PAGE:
Waste-to-energy is not part of the European green taxonomy and therefore does not qualify for sustainable financing. This is the result of a series of European decisions taken between 2018 and 2022 by the European Commission.
But one year later, isn’t it time to revisit the issue, especially since the European Parliament, during its debate around the taxonomy, clearly stated that it was not closing the door to this technology for future discussions.
The Taxonomy Regulation sets six environmental objectives
WtE does not fit into the original six criteria of the taxonomy due to incineration, to the resulting CO2 emissions and to the easiness of incinerating being antinomic to the objective of waste reduction and transition to a circular economy.
For those who see the glass as half full, the inclusion of anaerobic digestion in the first delegated act of the taxonomy is good news. The Sustainable Finance Platform rightly recognised the role of this waste-to-energy technology in reducing landfill and associated methane emissions.
However, for those who see the glass as half empty, the delegated act does not reflect a comprehensive approach to waste management. While waste prevention, reuse and recycling must remain the priority of any policy, technologies such as waste-to-energy should be supported for the service they provide in safely managing non-recyclable waste. The shortcoming of the taxonomy is that it still neglects the environmental impact of non-recyclable waste, while many EU Member States landfill more than 40% of their waste and waste generation in Europe has increased for the third consecutive year in 2021 (Get data).
Directly targeted by the taxonomy, landfills must disappear from the European landscape (or be reduced to 10% of their current capacity). Waste-to-energy is an effective way to reduce landfills. Indeed, landfills produce methane, a greenhouse gas 25 times more powerful than CO2. Landfills occupy valuable land with high risks of water and soil pollution, and contribute to marine litter as the wind blows microplastics from (insufficiently controlled) landfills into water bodies.
Since the moratorium on the construction of new (energy recovery) incinerators in several countries, landfill reduction is no longer taking place. The latest case in point is Scotland, where the tonnage of waste going to landfill has risen by 22.4% since a moratorium was put in place in the country. (Get data).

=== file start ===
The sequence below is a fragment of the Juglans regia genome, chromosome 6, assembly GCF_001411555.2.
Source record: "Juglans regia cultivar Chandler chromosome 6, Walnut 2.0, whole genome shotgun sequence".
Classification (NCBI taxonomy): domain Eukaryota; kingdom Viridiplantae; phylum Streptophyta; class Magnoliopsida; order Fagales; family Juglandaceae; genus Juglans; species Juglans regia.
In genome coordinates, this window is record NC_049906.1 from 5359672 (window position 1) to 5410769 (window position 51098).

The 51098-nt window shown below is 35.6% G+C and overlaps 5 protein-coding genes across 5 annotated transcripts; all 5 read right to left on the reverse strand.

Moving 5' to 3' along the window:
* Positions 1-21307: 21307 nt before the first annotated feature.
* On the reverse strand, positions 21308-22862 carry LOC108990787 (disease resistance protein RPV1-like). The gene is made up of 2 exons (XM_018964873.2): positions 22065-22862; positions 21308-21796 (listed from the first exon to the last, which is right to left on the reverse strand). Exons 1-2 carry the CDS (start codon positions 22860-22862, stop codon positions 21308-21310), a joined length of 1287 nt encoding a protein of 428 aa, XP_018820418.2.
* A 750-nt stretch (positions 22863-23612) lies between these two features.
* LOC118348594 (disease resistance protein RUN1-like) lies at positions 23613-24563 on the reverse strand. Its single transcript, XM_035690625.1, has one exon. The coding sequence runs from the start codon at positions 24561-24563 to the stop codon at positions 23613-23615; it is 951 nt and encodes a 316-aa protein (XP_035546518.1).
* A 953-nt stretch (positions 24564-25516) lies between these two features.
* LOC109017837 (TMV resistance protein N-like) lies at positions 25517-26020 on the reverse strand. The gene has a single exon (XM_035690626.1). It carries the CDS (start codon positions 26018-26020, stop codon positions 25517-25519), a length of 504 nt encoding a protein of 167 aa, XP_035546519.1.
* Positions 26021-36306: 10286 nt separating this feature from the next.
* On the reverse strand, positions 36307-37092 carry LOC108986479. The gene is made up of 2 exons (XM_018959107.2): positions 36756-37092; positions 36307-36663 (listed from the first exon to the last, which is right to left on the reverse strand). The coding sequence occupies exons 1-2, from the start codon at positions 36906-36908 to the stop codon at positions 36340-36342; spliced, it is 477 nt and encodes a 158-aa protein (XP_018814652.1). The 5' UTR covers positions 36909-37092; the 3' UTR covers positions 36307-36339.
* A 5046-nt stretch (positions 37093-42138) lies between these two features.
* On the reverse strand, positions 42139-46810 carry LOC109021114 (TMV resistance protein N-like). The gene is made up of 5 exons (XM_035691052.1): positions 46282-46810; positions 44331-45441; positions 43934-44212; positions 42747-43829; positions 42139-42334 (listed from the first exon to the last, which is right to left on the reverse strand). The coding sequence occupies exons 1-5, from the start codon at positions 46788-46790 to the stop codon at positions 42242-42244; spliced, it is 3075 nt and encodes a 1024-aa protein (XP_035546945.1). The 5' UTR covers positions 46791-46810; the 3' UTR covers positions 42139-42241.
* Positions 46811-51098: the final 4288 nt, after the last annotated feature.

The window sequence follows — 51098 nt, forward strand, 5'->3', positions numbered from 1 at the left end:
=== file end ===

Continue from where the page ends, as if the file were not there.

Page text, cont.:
WtE provides a profitable business case that is very close to the PPP format and therefore more easily financed than anaerobic digestion, which is still looking for a viable business model in many cases. Indeed, the WtE plant operator is paid by the communities to handle the waste and receives the price per KW/h that it delivers to the heat or electricity network. The only variable remains the actual production time, which the plant builder must be able to guarantee over a defined period of time.
As Europeans produce more and more domestic and industrial waste, the fuel required will not decrease. Moreover, even though the quantity of energy produced is negligeable compared to a nuclear or gas power plant, the current energy situation makes it possible to restore WtE’s image by the fact that it supports our needs and also makes it possible to solve the problem of waste production, which is currently unmanageable.
MSW (municipal solid waste) contains materials of both biogenic (plant-derived) and non-biogenic (fossil fuel) origin. The non-biogenic component of MSW has increased over time as more paper is recycled (diverted from MSW) and more plastics are disposed of in MSW streams. This increases the heat content of MSW, but also the net CO2 emissions from MSW incineration.
If a capture project captures more than the non-biogenic fraction of its CO2 emissions, it can allow a facility to become a net negative CO2 emitter. WtE plants avoid the formation of landfill gas by incinerating methane-producing organic compounds in MSW and can therefore improve the net emission savings available.
Incineration is now massively used to treat our waste (more than 50% of household and similar waste is incinerated in Scandinavian countries and even 75% in Japan). On the grounds of energy recovery, incineration benefits from numerous supports that vary from country to country, from tax advantages to regulations and is presented as a link in the circular economy. This treatment method for waste that cannot be recovered from materials is therefore important, but this practice is still being questioned: fear of air pollution, visual pollution (sometimes perceived as worse than wind turbines), etc. Moreover, for local authorities, this creates a paradox in taking into account the long term: investing in facilities that require a constant flow of waste to operate, while promoting waste reduction and recycling.
However, believing in waste reduction while the population and its standard of living are increasing is still wishful thinking. There is a need to incinerate waste and to clean the air that comes out of waste treatment plants. Furthermore, the energy produced by WtE plants is no longer limited to electricity and hot water but indirectly also hydrogen.
Including WtE for municipal and industrial solid waste in the European taxonomy will make it easier to finance this type of plant and will add a building block to Europe’s environmental and energy independence.
Picture: tmdb (feat. Copper Oak)